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China Seizes Toilet Tissue Featuring Likeness Of Hong Kong Leader

Rolls of toilet paper and packages of tissue paper printed with images of pro-Beijing Hong Kong Chief Executive Leung Chun-ying are shown Democratic Party Vice Chairman Lo Kin-hei in Hong Kong on Saturday.
Kin Cheung
/
AP
Rolls of toilet paper and packages of tissue paper printed with images of pro-Beijing Hong Kong Chief Executive Leung Chun-ying are shown Democratic Party Vice Chairman Lo Kin-hei in Hong Kong on Saturday.

Chinese authorities have seized thousands of rolls of toilet paper featuring a likeness of Hong Kong's unpopular chief executive that were destined for restrooms in the former British colony.

The BBC reports:

"Hong Kong's Democratic Party, which had planned to sell the novelty items at a fair next week, called the seizure a violation of freedom of expression.

The [8,000 rolls of] tissues were confiscated from a factory in mainland China on Friday."

Hong Kong's leader, Leung Chun-ying, is appointed by Beijing and many in the Chinese territory view him as a puppet of the mainland authorities. As the BBC notes "products mocking him have sold well in recent years."

The tissues, which the Democratic Party says sold well at Hong Kong's annual Chinese New Year celebration last year, featured variations on Leung's image, including one with the Chinese character for "liar" stamped on its forehead.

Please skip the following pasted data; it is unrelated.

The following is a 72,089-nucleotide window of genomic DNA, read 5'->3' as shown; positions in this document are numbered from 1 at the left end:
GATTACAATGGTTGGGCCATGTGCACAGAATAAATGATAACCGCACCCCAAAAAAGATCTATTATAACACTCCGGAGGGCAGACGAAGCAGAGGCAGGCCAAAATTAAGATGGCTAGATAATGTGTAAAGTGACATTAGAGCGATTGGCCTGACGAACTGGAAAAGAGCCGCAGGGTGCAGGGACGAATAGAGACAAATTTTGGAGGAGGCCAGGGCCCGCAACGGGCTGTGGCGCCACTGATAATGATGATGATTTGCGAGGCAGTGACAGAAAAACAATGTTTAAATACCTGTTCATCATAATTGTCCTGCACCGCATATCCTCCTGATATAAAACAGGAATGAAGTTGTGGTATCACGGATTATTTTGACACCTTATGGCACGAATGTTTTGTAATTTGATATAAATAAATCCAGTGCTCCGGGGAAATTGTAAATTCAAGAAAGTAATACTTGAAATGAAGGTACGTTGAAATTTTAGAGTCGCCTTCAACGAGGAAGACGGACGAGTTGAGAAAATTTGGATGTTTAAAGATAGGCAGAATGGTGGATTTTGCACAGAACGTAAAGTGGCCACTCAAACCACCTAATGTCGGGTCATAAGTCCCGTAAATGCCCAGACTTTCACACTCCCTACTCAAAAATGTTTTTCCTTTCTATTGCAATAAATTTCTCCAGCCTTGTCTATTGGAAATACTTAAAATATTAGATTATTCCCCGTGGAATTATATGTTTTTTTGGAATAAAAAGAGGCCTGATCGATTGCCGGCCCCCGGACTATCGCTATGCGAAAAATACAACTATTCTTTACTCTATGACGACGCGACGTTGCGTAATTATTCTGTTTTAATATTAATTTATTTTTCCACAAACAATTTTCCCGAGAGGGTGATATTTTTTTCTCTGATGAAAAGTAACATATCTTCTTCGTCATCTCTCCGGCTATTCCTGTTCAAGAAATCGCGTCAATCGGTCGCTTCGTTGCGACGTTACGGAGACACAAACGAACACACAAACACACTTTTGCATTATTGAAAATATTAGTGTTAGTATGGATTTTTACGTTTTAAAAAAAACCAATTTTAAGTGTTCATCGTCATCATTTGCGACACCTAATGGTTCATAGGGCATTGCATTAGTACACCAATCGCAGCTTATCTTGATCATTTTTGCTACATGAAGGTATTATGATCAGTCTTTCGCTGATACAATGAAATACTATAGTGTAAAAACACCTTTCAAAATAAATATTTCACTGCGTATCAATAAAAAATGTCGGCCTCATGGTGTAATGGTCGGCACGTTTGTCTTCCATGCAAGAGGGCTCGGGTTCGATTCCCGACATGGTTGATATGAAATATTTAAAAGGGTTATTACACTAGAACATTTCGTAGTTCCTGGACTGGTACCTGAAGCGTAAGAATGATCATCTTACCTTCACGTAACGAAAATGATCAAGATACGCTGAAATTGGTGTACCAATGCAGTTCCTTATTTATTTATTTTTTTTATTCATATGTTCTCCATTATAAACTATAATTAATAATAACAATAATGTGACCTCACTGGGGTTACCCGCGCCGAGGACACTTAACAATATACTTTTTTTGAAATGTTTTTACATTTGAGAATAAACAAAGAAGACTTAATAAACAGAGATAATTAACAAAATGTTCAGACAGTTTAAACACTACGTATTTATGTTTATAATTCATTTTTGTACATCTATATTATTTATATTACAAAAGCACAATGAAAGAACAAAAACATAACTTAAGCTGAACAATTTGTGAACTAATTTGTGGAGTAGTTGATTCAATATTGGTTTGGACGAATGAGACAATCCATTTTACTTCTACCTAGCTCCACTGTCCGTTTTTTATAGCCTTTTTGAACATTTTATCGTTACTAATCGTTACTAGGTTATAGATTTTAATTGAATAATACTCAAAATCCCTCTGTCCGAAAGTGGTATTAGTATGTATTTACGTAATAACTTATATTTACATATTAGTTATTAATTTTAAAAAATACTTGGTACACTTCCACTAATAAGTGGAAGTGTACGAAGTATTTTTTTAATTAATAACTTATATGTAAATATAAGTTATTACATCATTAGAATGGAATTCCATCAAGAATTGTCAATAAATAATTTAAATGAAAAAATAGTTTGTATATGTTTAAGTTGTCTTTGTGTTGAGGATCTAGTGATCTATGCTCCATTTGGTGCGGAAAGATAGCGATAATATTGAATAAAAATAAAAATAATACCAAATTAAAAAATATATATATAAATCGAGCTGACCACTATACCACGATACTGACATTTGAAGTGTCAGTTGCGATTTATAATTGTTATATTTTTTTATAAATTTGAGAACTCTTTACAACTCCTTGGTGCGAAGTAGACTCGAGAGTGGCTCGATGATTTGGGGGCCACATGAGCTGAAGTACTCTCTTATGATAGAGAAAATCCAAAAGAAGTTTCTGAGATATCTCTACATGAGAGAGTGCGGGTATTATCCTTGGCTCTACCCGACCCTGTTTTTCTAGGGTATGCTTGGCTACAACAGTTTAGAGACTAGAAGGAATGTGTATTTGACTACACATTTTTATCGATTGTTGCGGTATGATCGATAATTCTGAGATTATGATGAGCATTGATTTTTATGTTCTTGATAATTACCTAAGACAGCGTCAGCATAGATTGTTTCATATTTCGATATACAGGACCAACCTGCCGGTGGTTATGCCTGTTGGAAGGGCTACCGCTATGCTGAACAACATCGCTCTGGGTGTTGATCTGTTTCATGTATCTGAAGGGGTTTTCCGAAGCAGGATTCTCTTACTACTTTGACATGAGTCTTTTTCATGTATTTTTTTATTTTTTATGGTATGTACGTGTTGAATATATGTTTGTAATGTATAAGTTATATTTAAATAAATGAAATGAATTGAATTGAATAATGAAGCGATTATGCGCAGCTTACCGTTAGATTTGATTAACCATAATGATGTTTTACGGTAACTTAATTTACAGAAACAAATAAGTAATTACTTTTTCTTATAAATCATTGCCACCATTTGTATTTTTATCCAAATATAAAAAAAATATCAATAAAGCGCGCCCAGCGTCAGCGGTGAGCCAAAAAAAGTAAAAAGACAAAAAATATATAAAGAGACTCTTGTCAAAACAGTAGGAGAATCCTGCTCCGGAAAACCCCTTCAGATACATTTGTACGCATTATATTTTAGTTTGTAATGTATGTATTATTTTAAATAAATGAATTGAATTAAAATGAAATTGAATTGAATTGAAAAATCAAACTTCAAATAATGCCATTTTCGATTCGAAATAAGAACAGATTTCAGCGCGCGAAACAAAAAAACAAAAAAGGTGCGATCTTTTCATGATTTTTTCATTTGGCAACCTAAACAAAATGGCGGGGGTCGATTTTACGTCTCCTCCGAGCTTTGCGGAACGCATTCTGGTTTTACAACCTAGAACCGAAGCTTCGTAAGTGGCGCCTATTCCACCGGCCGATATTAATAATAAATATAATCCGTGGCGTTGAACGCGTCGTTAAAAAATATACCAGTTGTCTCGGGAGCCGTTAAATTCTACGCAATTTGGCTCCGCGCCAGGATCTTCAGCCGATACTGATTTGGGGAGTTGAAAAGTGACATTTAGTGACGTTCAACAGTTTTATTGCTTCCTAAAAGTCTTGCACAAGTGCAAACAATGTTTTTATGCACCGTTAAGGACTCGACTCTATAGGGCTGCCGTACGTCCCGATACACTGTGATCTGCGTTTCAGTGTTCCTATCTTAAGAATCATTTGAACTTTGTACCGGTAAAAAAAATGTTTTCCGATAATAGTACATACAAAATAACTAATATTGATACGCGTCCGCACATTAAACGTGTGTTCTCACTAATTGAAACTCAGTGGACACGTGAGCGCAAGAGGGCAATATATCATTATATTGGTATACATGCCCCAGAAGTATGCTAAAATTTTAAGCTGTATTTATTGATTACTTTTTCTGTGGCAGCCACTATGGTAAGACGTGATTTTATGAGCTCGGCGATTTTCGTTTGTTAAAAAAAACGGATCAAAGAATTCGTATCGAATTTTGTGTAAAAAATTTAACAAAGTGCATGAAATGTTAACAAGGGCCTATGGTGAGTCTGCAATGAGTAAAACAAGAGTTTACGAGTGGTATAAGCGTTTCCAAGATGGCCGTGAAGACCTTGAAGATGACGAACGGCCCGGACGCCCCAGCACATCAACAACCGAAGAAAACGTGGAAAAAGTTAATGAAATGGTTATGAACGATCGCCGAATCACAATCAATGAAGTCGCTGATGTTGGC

The seizure of the items follows months of unrest in Hong Kong as pro-democracy demonstrators have filled the streets to protest Beijing's decision to renege on a promise for open elections for Leung's replacement in 2017.

The Associated Press reports that the authorities gave no reason for confiscating the toilet tissue, valued at $12,900.

"I guess (the Chinese authorities) don't like people mocking government officials, especially high-ranking government officials after the movement. They have become more cautious about criticisms about them," Lo Kin-hei, a vice chairman of the Hong Kong Democratic Party, was quoted by the AP as saying.

Copyright 2021 NPR. To see more, visit https://www.npr.org.

Scott Neuman is a reporter and editor, working mainly on breaking news for NPR's digital and radio platforms.

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